Limits...
Intuitive weights of harm for therapeutic decision making in smear-negative pulmonary Tuberculosis: an interview study of physicians in India, Pakistan and Bangladesh.

Sreeramareddy CT, Rahman M, Harsha Kumar HN, Shah M, Hossain AM, Sayem MA, Moreira JM, Van den Ende J - BMC Med Inform Decis Mak (2014)

Bottom Line: Median probability of morbidity and mortality in case of occurrence of side effects was 15% (IQR 10-30) and 8% (IQR 5-20) respectively.The mortality related to treatment was eightfold overestimated.Adjusting expected utility thresholds for subjective regret had little effect.

View Article: PubMed Central - HTML - PubMed

Affiliation: Department of Population Medicine, Faculty of Medicine and Health Sciences, University Tunku Abdul Rahman, Sungai Long Campus, Bandar Sungai Long, Kajang 43000, Cheras, Selangor, Malaysia. chandrashekharats@yahoo.com.

ABSTRACT

Background: To estimate the amount of regret and weights of harm by omission and commission during therapeutic decisions for smear-negative pulmonary Tuberculosis.

Methods: An interviewer-administered survey was done among young physicians in India, Pakistan and Bangladesh with a previously used questionnaire. The physicians were asked to estimate probabilities of morbidity and mortality related with disease and treatment and intuitive weights of omission and commission for treatment of suspected pulmonary Tuberculosis. A comparison with weights based on literature data was made.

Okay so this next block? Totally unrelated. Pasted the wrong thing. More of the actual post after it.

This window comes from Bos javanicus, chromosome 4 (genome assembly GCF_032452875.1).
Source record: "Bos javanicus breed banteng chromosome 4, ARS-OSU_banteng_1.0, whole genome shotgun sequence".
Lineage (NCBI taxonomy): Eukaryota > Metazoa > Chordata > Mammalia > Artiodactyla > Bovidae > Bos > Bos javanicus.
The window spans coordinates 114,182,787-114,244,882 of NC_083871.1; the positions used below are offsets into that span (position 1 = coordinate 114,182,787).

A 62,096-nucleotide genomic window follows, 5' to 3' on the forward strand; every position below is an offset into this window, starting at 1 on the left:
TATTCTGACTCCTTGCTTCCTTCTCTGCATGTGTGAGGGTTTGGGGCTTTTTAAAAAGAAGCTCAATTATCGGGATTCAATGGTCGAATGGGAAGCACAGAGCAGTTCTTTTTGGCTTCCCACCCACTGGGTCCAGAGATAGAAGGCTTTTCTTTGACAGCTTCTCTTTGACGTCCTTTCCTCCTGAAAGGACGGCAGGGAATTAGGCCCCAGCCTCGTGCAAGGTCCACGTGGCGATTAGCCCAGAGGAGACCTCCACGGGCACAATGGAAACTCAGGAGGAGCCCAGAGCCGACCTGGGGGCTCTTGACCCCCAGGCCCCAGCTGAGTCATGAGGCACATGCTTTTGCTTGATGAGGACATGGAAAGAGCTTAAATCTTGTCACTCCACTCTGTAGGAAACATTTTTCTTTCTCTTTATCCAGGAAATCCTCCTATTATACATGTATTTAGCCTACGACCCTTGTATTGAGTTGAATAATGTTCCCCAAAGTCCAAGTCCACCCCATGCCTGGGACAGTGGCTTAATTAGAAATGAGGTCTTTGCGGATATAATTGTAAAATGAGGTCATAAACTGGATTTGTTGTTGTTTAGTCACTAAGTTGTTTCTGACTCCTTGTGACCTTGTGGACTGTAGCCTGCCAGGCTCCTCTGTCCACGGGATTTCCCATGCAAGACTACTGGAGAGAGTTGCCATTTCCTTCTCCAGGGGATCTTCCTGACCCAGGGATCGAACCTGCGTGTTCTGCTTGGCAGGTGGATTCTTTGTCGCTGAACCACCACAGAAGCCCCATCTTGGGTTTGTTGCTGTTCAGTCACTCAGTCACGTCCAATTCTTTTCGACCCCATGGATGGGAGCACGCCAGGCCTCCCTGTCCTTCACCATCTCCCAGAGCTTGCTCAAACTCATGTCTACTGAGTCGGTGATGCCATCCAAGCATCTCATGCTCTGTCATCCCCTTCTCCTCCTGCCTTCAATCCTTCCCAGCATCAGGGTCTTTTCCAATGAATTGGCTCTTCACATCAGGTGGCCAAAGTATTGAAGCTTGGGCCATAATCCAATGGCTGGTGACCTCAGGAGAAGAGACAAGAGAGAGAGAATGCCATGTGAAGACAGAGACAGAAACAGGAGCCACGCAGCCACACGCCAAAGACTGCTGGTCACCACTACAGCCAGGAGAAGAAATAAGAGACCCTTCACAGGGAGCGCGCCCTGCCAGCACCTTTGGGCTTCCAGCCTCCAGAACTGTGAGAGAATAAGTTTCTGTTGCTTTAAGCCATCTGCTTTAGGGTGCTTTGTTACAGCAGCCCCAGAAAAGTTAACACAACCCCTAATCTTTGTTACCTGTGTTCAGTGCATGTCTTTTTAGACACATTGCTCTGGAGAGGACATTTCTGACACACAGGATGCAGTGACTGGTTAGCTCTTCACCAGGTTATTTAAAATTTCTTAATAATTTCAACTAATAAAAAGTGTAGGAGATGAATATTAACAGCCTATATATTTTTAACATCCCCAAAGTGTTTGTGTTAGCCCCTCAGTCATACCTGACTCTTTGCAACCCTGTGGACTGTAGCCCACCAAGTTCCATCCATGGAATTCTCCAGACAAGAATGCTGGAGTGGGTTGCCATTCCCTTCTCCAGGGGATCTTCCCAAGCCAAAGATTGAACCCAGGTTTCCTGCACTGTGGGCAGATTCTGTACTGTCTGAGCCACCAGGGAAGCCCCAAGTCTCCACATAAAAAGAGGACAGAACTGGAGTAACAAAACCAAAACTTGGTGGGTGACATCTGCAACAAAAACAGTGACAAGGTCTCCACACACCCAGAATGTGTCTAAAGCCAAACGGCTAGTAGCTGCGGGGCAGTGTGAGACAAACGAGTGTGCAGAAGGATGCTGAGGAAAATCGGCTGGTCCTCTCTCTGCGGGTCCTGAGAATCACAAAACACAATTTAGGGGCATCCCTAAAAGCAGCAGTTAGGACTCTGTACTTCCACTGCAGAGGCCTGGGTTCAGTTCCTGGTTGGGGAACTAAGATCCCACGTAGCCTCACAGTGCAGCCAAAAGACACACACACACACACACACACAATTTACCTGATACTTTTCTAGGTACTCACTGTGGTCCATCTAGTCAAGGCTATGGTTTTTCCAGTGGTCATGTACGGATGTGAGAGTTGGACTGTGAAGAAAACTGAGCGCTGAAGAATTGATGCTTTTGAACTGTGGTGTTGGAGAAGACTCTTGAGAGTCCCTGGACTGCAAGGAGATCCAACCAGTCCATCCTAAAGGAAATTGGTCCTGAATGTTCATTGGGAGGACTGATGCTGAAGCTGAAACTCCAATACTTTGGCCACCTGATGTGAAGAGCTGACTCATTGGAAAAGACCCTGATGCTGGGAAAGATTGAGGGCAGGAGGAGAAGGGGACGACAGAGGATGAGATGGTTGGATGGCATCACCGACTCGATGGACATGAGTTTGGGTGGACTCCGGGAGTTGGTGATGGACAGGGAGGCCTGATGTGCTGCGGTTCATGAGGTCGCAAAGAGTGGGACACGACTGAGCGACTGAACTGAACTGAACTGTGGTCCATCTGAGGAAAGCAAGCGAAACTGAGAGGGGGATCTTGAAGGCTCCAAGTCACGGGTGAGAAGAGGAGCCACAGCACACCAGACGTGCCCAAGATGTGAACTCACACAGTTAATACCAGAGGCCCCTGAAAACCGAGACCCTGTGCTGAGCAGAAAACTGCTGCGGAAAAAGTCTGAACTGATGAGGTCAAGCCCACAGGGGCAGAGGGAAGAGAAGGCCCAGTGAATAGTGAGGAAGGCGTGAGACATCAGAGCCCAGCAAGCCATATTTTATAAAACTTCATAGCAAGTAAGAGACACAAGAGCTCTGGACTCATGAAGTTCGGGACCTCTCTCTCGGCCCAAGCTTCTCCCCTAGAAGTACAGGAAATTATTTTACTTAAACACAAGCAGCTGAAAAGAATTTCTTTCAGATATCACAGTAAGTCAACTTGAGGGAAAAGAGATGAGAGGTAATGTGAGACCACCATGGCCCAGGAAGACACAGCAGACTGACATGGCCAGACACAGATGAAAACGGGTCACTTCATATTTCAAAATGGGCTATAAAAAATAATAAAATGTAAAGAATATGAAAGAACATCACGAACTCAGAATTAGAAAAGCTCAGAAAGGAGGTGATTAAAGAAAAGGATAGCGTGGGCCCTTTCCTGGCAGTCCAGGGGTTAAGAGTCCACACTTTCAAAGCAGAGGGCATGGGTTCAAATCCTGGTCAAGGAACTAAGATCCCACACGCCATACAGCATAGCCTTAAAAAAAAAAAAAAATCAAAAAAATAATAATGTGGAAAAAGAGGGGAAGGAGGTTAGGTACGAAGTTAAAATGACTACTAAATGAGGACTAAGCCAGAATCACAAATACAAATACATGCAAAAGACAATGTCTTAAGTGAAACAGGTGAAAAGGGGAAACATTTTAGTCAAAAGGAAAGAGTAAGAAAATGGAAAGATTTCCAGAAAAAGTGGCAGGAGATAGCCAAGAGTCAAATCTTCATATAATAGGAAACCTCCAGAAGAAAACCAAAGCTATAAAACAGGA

Results: A total of 242 physicians completed the interview. Their mean age was 28 years, 158 (65.3%) were males. Median probability (%) of mortality and morbidity of disease was estimated at 65% (inter quartile range [IQR] 50-75) and 20% (IQR 8-30) respectively. Median probability of morbidity and mortality in case of occurrence of side effects was 15% (IQR 10-30) and 8% (IQR 5-20) respectively. Probability of absolute treatment mortality was 0.7% which was nearly eight times higher than 0.09% reported in the literature data. The omission vs. commission harm ratios based on intuitive weights, weights calculated with literature data, weights calculated with intuitive estimates of determinants adjusted without and with regret were 3.0 (1.4-5.0), 16 (11-26), 33 (11-98) and 48 (11-132) respectively. Thresholds based on pure regret and hybrid model (clinicians' intuitive estimates and regret) were 25 (16.7-41.7), and 2(0.75-7.5) respectively but utility-based thresholds for clinicians' estimates and literature data were 2.9 (1-8.3) and 5.9 (3.7-7.7) respectively.